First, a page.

These are some questions and guidelines to determine whether our students at Wildwood Dance and Arts are ready to begin pointe work. It can be an expensive endeavor in that pointe shoes are not cheap. You never want to use anyone else's shoes, and need to spend the necessary fees in order to acquire proper fitting shoes. The dancer should never enter into pointe work with the notion that they are "just going to do it for a year". The first year is much more to do with strengthening in the shoes, working on balance, working through the feet and getting some basic ballet movements accomplished en pointe. I suggest that if students are considering pointe work the "goal" should be longer than a year or more. It must be remembered however, that it is not for everyone- and even though the goals of a longer stent on the shoes is noble not everyone finds that they are cut out for it. That is different than starting off with a stunted framework. Please consider for yourself, discuss with our parents, and with your ballet teacher what your goals are for doing pointe.
Am I ready for Pointe Work?
Pointe work is an advanced level of dance that must be approached only by those who are physically and mentally ready. Not until several physical specifications are met can rising onto pointe be done safely and successfully. Consistent mental focus is needed in order to be consciously aware of your body while en pointe. Premature pointe work can lead to structural defects and injury, inhibiting further growth as a dancer.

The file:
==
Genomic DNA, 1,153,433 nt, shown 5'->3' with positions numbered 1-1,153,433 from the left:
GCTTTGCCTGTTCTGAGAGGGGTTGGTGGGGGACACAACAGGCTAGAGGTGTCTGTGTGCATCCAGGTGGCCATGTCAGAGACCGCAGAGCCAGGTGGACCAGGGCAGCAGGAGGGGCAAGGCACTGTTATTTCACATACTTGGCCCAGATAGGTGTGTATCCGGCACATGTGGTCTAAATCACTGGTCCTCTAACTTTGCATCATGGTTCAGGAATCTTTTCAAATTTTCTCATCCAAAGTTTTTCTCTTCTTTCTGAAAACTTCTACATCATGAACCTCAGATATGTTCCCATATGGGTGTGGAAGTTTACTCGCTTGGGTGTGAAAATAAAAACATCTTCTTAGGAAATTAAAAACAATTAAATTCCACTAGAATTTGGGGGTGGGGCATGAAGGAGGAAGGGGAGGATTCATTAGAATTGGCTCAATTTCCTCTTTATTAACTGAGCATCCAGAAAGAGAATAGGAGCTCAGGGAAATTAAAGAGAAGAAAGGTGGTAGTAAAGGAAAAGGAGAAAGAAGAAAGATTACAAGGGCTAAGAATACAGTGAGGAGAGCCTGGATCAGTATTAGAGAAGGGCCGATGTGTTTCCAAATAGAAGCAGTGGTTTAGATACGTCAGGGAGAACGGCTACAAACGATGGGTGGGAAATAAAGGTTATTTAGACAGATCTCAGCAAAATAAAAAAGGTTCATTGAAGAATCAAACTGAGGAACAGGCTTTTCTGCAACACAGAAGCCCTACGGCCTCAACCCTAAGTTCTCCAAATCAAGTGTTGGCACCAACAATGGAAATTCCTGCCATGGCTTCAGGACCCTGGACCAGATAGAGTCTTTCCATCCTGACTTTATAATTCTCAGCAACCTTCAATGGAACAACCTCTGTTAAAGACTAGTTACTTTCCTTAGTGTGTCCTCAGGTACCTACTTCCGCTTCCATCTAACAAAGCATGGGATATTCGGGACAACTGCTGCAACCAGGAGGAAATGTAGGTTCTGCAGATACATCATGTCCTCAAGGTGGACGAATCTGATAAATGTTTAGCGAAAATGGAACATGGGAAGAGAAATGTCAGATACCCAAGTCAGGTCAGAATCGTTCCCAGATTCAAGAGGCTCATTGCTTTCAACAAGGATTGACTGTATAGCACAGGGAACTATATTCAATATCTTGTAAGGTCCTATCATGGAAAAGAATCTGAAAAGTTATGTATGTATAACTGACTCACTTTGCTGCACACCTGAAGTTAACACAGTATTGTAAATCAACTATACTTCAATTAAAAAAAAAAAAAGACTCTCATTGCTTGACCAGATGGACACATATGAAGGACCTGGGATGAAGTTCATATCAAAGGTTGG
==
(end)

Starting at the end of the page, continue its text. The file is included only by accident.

Here are the physical specifications that must be exercised in order to make proper pointe work possible:
1Abdominal Strength and Neuromuscular Control: While standing and in motion, dancers must maintain proper body alignment in order to ensure proper weight distribution and avoid injury. The dancer must engage and control their core muscles in order to maintain proper body placement and to provide support for the entire upper body.
2Ankle Strength, Flexibility and Neuromuscular Control: The ankles must first be strong in order to support the weight of the entire body on such a small point of contact with the floor. In addition, adequate ankle flexibility is required in order to position the foot properly on the platform of the shoe. Lastly, dancers must be able to correctly distribute their body weight across the metatarsals while en relevé and on the tips of their toes while en pointe. Sickling (favoring the outside of the foot) and pronating (favoring the inside of the foot) welcomes injuries from the foot up to the lower back.
3The dancer must be strong:
a. Sufficient strength in the torso and sides of the body and back.
b. Must be strong enough to maintain proper posture and avoid over-arching spine, throwing shoulders back and forcing the rib cage forward.
c. Sufficient strength in the lower abdominal muscles.
d. Must be strong enough to maintain correct pelvic placement and stability. Sufficient strength in the inner and back thigh muscles.
e. Must be strong enough to maintain rotation and hold the turnout. (Turned in legs place a great strain on the knees when the dancer is on pointe.
f. Sufficient strength in ankle and attending tendons and muscles.
g. Must have developed sufficient strength to rise in a straight line and hold with no "wobbles.
h. Must demonstrate NO strain or clenching of the ankle.
i. The foot must have a fairly flexible foot that allows enough mobility to be straight on pointe.
j. Must have sufficient strength on the outer and inner sides of the foot to hold the foot in a straight alignment when rising and lowering on the demi-pointe.